Vector
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Vector
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Any quantity, such as force, velocity, or acceleration, which has both
magnitude and direction at each point in space, as opposed to a scalar which has
magnitude only. Such a quantity may be represented geometrically by an arrow
of length proportional to its magnitude, pointing in the assigned direction.
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A unit vector is a vector of unit length; in particular, the three unit
vectors along the positive X-, Y-, Z-axes of rectangular Cartesian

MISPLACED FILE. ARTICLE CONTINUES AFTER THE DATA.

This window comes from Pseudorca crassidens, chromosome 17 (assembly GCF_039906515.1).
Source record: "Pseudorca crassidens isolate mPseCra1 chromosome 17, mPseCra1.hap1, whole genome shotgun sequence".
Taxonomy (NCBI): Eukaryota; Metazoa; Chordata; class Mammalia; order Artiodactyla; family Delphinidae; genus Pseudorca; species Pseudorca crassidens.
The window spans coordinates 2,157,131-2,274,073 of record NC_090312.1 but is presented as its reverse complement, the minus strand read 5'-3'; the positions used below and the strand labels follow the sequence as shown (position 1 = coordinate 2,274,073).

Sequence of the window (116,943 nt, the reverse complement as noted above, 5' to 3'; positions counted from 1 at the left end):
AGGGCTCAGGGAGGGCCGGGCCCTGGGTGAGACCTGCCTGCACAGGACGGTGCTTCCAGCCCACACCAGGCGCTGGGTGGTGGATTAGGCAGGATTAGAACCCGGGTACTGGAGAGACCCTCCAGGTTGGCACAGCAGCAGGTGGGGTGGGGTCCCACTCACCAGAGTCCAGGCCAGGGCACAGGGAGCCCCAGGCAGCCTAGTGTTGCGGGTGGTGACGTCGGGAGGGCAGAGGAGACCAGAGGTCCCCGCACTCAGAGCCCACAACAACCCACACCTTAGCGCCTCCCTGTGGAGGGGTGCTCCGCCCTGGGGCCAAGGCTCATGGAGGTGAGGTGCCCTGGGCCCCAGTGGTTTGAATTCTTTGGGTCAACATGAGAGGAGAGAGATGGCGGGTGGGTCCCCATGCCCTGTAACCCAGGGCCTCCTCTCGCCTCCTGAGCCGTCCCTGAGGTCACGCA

coordinates are denoted, respectively, by i, j, and k. Any vector A can be
represented in terms of its components, a_{1}, a_{2}, and
a_{3} along the coordinate axes X, Y, and Z,
respectively; e.g., A = a_{1} + a_{2} + a_{3}. A vector drawn from a fixed origin to a given
point (X, Y, Z) is called a position vector and is usually symbolized by r; in
rectangular Cartesian coordinates,
Equations written in vector form are valid in any coordinate system.
Mathematically, a vector is a single-row or -column array of
functions obeying certain laws of transformation. See scalar
product, vector
product, tensor, Helmholtz
theorem.
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References
This article is based on NASA's Dictionary of Technical Terms for Aerospace Use